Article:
Shewee. I feel like I haven’t posted anything in a lifetime! Have been crazy sick and then busy and away for the weekend at the wonderful Jenny’s wedding from JeniColour, in Natal. How beautiful.
So my Italian family is from Milan. I remember eating this dish in Switzerland when we visited them in Europe for the first time (and yes they took us to the insanely amazing St Moritz to ski). My dad’s cousin cooked us the traditional Milanese dish the one night at the house, because this meal is the ultimate for cold weather. Anyway, back then my taste wasn’t nearly even half as refined as it is now, and I remember thinking how weird it was and wondering why it was yellow… Nowadays, however, I can’t get enough. Risotto is bad enough, but Risotto Milanese is just to die for. Unfortunately so is the price of saffron. Lucky for me my dad brought back some powder sachets from his last trip to Italy, apparently it is a bit cheaper over there.
You will need:
4 little cloves of garlic
1.5 cups white wine
1 cup arborio rice (risotto rice)
1 cup grated parmesan
3 tbs of butter
saffron (I used one sachet, but a pinch of strands would be the same or 1.5 tsp of the ground version)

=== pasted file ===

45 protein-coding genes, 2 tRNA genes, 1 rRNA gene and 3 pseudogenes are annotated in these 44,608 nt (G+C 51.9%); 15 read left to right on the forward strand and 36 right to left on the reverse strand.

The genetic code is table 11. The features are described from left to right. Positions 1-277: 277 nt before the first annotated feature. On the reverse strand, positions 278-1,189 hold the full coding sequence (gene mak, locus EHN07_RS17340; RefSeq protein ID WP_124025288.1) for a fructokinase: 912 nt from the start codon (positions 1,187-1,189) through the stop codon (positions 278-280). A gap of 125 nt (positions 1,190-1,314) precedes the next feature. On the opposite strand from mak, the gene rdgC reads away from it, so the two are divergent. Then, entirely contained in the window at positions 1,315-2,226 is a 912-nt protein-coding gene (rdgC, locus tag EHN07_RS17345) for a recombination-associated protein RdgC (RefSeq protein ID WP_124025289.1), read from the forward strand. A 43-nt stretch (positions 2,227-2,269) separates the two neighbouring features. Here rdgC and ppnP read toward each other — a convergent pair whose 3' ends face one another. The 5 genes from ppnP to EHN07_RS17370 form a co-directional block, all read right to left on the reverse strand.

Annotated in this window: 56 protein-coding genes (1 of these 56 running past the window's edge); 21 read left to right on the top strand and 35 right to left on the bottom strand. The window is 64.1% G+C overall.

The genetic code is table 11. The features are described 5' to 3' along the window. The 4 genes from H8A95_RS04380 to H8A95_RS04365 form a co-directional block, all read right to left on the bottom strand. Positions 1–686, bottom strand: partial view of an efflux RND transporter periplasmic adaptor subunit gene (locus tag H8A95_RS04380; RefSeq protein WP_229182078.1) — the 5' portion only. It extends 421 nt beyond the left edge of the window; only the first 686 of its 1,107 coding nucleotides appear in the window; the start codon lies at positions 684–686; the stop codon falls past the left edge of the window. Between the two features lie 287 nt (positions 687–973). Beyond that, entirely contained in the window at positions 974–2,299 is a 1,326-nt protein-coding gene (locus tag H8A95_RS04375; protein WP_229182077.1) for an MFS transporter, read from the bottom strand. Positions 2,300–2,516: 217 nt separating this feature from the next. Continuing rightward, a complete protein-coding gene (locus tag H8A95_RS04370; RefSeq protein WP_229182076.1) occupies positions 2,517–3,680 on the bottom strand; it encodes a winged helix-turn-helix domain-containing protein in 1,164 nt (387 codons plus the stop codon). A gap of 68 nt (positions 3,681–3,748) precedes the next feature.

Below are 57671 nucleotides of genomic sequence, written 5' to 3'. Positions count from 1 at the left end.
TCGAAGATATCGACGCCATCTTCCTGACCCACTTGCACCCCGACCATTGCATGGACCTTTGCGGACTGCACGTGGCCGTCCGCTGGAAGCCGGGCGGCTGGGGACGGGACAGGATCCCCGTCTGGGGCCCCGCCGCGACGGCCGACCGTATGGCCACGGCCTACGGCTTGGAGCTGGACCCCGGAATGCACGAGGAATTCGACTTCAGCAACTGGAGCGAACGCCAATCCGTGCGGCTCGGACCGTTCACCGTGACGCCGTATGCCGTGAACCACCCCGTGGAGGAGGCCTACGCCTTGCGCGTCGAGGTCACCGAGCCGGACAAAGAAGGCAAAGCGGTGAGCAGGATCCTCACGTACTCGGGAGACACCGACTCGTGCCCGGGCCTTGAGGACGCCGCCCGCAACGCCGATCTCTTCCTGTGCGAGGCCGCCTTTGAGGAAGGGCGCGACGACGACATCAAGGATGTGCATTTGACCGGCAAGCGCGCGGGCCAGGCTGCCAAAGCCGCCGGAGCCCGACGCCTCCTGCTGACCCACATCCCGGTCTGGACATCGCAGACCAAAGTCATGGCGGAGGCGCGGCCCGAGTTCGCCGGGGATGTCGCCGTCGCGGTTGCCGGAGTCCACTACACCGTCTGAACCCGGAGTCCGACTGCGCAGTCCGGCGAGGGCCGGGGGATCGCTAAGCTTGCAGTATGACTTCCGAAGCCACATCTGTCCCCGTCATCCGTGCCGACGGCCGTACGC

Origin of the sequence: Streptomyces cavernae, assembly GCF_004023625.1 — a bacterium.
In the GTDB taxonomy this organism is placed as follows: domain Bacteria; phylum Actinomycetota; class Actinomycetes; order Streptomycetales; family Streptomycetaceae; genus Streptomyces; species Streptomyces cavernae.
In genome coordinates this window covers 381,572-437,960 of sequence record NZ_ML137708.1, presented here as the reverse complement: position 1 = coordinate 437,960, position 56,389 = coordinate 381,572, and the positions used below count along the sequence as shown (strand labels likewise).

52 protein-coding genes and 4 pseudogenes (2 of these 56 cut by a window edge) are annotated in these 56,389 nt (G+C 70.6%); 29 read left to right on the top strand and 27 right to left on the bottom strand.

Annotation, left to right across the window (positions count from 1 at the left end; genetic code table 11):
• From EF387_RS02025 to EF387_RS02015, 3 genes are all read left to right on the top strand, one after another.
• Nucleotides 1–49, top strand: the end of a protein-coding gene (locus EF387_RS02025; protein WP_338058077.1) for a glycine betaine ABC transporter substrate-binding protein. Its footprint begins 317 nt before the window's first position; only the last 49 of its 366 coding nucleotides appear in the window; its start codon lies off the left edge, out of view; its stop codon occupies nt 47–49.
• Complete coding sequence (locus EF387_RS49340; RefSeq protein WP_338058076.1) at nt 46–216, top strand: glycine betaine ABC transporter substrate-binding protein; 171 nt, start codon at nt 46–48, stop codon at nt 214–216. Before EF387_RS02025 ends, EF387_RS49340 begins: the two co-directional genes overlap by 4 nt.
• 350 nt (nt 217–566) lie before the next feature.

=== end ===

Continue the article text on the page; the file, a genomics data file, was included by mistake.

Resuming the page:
5 tbs lemon (not in the traditional dish)
salt and pepper to taste
Get your stock to a simmer on one plate. Add the saffron to the stock and mix in – the stock should go bright yellow.
Chop up the onion and the garlic, fry in a large pan.
Add the rice and stir until it begins to go translucent around the edges.
Add the wine and allow to reduce.
Add ladles of the stock one at a time, stirring continuously until the rice absorbs it before adding the next ladle.
On the last ladle of stock you can decide how you want to serve your risotto. I didnt mention this in my Mushroom Risotto post, but I prefer mine to be a bit more “sticky” than “runny” so I let the stock reduce till the risotto is the consistency of… like.. really thick jungle oats?? You will just have to see what you prefer.
Now you add the butter – makes it nice and glossy and adds extra flavour, the parmesan and your salt and pepper.
Serve as is – the saffron is delicious enough – or with some extra chourizo sausage.